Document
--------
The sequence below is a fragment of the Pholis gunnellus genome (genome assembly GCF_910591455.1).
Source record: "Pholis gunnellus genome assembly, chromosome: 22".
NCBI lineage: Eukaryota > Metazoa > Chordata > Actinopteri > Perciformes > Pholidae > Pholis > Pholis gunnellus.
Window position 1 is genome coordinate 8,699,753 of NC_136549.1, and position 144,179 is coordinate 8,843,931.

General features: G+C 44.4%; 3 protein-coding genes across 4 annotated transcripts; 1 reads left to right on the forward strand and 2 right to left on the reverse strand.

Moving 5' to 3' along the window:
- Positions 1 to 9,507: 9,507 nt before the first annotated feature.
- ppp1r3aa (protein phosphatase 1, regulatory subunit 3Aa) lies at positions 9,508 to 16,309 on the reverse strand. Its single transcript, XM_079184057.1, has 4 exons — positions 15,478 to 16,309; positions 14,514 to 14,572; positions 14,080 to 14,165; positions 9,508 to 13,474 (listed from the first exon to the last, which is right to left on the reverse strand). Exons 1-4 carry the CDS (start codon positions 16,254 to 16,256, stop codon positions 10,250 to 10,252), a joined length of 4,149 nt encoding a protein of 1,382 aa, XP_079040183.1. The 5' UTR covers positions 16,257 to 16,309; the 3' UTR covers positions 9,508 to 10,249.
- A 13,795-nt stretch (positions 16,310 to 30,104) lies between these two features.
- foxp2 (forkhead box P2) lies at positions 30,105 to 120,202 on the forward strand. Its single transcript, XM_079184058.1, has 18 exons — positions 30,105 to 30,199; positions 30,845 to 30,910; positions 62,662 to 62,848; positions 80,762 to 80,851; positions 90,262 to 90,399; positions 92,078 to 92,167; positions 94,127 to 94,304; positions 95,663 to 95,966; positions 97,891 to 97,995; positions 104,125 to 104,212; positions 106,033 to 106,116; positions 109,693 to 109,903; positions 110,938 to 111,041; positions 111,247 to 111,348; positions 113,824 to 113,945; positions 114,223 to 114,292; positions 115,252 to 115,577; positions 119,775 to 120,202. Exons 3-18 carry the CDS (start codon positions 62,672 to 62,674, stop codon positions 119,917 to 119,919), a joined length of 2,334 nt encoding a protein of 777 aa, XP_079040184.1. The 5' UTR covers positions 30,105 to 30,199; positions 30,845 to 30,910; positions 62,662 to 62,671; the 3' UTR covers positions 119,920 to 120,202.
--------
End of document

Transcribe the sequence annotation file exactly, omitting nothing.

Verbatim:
The sequence below is a fragment of the Pholis gunnellus genome (genome assembly GCF_910591455.1).
Source record: "Pholis gunnellus genome assembly, chromosome: 22".
NCBI lineage: Eukaryota > Metazoa > Chordata > Actinopteri > Perciformes > Pholidae > Pholis > Pholis gunnellus.
Window position 1 is genome coordinate 8,699,753 of NC_136549.1, and position 144,179 is coordinate 8,843,931.

General features: G+C 44.4%; 3 protein-coding genes across 4 annotated transcripts; 1 reads left to right on the forward strand and 2 right to left on the reverse strand.

Moving 5' to 3' along the window:
- Positions 1 to 9,507: 9,507 nt before the first annotated feature.
- ppp1r3aa (protein phosphatase 1, regulatory subunit 3Aa) lies at positions 9,508 to 16,309 on the reverse strand. Its single transcript, XM_079184057.1, has 4 exons — positions 15,478 to 16,309; positions 14,514 to 14,572; positions 14,080 to 14,165; positions 9,508 to 13,474 (listed from the first exon to the last, which is right to left on the reverse strand). Exons 1-4 carry the CDS (start codon positions 16,254 to 16,256, stop codon positions 10,250 to 10,252), a joined length of 4,149 nt encoding a protein of 1,382 aa, XP_079040183.1. The 5' UTR covers positions 16,257 to 16,309; the 3' UTR covers positions 9,508 to 10,249.
- A 13,795-nt stretch (positions 16,310 to 30,104) lies between these two features.
- foxp2 (forkhead box P2) lies at positions 30,105 to 120,202 on the forward strand. Its single transcript, XM_079184058.1, has 18 exons — positions 30,105 to 30,199; positions 30,845 to 30,910; positions 62,662 to 62,848; positions 80,762 to 80,851; positions 90,262 to 90,399; positions 92,078 to 92,167; positions 94,127 to 94,304; positions 95,663 to 95,966; positions 97,891 to 97,995; positions 104,125 to 104,212; positions 106,033 to 106,116; positions 109,693 to 109,903; positions 110,938 to 111,041; positions 111,247 to 111,348; positions 113,824 to 113,945; positions 114,223 to 114,292; positions 115,252 to 115,577; positions 119,775 to 120,202. Exons 3-18 carry the CDS (start codon positions 62,672 to 62,674, stop codon positions 119,917 to 119,919), a joined length of 2,334 nt encoding a protein of 777 aa, XP_079040184.1. The 5' UTR covers positions 30,105 to 30,199; positions 30,845 to 30,910; positions 62,662 to 62,671; the 3' UTR covers positions 119,920 to 120,202.